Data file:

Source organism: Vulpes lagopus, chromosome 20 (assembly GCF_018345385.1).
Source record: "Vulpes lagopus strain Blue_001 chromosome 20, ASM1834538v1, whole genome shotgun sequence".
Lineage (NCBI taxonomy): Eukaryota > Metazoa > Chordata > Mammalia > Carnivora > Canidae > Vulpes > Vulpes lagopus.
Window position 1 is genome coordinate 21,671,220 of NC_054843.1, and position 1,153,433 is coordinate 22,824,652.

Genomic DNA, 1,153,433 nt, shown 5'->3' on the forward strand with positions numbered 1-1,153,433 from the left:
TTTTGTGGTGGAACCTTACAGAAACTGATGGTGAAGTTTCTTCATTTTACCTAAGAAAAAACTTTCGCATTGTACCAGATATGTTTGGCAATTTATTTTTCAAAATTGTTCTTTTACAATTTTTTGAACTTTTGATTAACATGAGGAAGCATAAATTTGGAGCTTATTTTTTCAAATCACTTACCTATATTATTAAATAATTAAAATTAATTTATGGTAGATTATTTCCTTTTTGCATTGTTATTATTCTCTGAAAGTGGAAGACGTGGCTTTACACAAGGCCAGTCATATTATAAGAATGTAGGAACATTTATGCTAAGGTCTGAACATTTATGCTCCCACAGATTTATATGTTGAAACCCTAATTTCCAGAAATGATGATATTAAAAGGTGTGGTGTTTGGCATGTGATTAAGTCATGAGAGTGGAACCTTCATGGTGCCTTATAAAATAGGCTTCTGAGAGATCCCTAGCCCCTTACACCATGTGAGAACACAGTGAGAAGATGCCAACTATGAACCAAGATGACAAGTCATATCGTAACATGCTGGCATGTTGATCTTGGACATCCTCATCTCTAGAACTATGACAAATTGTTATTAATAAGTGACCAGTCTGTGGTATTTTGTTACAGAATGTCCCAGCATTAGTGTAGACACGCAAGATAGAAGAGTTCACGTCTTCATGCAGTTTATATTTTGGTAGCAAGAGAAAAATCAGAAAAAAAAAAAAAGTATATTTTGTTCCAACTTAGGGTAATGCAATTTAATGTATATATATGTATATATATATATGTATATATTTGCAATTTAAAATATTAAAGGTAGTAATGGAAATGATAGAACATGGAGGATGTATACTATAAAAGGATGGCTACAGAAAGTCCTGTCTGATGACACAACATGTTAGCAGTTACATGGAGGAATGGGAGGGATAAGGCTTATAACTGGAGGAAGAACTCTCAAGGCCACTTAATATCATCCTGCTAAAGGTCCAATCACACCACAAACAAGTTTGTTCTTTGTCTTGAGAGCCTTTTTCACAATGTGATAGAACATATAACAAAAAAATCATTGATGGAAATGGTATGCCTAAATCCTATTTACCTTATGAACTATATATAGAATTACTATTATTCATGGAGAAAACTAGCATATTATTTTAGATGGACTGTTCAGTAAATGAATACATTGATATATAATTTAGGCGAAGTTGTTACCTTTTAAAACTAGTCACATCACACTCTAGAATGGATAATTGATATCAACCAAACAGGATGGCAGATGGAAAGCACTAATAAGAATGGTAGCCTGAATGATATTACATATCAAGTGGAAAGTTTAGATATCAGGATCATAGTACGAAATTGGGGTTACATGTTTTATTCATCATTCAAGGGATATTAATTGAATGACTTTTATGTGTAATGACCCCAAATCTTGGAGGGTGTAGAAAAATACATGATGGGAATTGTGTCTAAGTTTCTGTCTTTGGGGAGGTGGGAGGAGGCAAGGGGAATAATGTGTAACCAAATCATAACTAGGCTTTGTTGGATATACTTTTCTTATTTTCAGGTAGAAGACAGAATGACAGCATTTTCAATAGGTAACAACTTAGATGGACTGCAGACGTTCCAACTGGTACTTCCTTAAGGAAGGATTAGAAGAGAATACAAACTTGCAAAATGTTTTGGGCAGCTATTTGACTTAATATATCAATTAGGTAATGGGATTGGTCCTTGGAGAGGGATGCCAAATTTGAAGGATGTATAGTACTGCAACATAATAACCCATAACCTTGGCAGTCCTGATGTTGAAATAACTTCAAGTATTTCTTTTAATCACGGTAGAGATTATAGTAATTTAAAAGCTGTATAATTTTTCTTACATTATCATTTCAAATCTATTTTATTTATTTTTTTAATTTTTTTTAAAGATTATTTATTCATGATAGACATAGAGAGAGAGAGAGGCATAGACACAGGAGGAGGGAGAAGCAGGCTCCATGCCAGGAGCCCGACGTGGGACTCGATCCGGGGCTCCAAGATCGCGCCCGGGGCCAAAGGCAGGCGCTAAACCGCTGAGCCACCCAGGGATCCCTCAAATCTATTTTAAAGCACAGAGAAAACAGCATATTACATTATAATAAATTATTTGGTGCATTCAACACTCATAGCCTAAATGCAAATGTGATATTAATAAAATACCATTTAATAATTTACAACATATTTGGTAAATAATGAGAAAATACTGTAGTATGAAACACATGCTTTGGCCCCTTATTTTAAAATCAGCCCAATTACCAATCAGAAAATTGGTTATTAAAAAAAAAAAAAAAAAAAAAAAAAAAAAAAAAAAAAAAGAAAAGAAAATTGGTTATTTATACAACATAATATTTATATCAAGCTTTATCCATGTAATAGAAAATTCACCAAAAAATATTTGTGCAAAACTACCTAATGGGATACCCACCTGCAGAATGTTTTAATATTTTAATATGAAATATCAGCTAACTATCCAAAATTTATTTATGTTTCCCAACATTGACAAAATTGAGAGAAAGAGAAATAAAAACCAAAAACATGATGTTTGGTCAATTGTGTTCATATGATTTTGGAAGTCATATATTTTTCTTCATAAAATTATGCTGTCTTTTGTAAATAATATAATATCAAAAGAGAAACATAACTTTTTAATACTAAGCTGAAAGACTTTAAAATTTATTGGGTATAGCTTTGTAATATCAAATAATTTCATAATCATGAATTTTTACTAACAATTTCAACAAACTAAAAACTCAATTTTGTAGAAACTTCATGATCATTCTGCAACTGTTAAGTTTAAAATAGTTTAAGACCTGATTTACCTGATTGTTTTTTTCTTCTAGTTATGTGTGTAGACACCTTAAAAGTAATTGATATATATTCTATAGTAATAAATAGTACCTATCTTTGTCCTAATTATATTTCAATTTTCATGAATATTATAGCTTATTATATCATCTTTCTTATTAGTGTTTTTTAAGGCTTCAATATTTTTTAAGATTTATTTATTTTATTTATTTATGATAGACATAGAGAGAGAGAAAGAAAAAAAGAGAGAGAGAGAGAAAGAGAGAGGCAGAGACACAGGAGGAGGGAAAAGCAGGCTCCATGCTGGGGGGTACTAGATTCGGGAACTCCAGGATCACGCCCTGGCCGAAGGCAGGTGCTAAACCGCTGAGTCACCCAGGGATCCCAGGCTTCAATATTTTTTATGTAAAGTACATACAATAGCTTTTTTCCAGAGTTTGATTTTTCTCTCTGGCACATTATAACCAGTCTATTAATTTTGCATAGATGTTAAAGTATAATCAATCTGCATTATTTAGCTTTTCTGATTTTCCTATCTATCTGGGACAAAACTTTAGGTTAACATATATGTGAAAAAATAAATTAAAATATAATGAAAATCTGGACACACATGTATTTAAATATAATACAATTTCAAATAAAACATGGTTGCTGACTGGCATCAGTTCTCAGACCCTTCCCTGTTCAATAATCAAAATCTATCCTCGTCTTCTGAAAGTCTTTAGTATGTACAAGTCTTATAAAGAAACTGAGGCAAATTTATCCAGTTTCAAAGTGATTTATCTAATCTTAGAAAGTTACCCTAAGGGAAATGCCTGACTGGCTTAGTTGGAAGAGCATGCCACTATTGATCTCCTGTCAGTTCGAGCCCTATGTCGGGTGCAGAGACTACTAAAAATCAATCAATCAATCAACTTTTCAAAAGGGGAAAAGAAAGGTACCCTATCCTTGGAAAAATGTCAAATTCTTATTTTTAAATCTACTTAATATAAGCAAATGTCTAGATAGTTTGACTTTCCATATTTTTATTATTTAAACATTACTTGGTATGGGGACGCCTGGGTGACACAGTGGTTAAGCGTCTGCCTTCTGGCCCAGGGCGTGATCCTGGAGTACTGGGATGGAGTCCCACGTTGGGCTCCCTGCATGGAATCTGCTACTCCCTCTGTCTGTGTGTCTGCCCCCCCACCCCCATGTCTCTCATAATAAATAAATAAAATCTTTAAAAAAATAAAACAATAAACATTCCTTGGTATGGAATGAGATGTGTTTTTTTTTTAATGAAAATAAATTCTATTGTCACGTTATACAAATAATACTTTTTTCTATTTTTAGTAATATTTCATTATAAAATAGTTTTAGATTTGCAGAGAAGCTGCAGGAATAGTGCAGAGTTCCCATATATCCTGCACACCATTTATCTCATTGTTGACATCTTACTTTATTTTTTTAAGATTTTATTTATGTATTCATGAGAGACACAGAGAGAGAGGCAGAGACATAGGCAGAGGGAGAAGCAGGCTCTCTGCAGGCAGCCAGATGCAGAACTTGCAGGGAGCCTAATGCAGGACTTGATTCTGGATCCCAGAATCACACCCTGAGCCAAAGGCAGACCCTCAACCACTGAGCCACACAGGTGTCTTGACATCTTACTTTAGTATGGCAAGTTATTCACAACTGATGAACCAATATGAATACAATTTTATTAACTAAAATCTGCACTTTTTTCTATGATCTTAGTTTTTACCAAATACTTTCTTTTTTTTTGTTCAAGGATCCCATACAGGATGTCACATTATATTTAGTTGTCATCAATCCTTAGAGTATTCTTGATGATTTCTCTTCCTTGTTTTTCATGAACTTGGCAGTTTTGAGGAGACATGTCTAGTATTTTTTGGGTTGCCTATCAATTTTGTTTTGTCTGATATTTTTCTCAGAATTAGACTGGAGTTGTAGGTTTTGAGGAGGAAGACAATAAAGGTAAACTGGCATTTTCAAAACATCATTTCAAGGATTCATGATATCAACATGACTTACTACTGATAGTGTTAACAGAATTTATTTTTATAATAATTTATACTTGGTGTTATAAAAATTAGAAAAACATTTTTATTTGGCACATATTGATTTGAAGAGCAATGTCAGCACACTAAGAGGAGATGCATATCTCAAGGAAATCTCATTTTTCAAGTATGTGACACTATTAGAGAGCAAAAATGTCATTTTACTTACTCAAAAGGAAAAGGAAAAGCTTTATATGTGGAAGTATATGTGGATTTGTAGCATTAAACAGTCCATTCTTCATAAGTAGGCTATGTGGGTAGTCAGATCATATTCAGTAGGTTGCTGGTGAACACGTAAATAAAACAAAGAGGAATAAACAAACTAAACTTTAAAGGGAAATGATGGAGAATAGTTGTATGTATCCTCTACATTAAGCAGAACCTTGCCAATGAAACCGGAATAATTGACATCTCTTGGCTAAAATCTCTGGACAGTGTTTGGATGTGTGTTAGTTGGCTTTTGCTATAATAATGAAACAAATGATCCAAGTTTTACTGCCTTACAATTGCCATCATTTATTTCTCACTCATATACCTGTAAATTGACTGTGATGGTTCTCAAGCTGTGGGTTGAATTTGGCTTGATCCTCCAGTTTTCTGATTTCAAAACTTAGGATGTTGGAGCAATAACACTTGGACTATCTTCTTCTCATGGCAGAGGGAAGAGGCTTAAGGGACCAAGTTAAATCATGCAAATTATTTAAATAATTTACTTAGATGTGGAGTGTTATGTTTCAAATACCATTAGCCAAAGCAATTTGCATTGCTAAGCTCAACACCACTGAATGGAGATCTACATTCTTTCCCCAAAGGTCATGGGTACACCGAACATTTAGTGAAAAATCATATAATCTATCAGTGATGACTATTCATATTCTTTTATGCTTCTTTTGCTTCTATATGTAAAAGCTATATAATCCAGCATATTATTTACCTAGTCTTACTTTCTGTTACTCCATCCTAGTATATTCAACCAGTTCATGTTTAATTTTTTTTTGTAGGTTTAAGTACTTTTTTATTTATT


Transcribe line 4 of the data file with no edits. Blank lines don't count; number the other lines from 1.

Window position 1 is genome coordinate 21,671,220 of NC_054843.1, and position 1,153,433 is coordinate 22,824,652.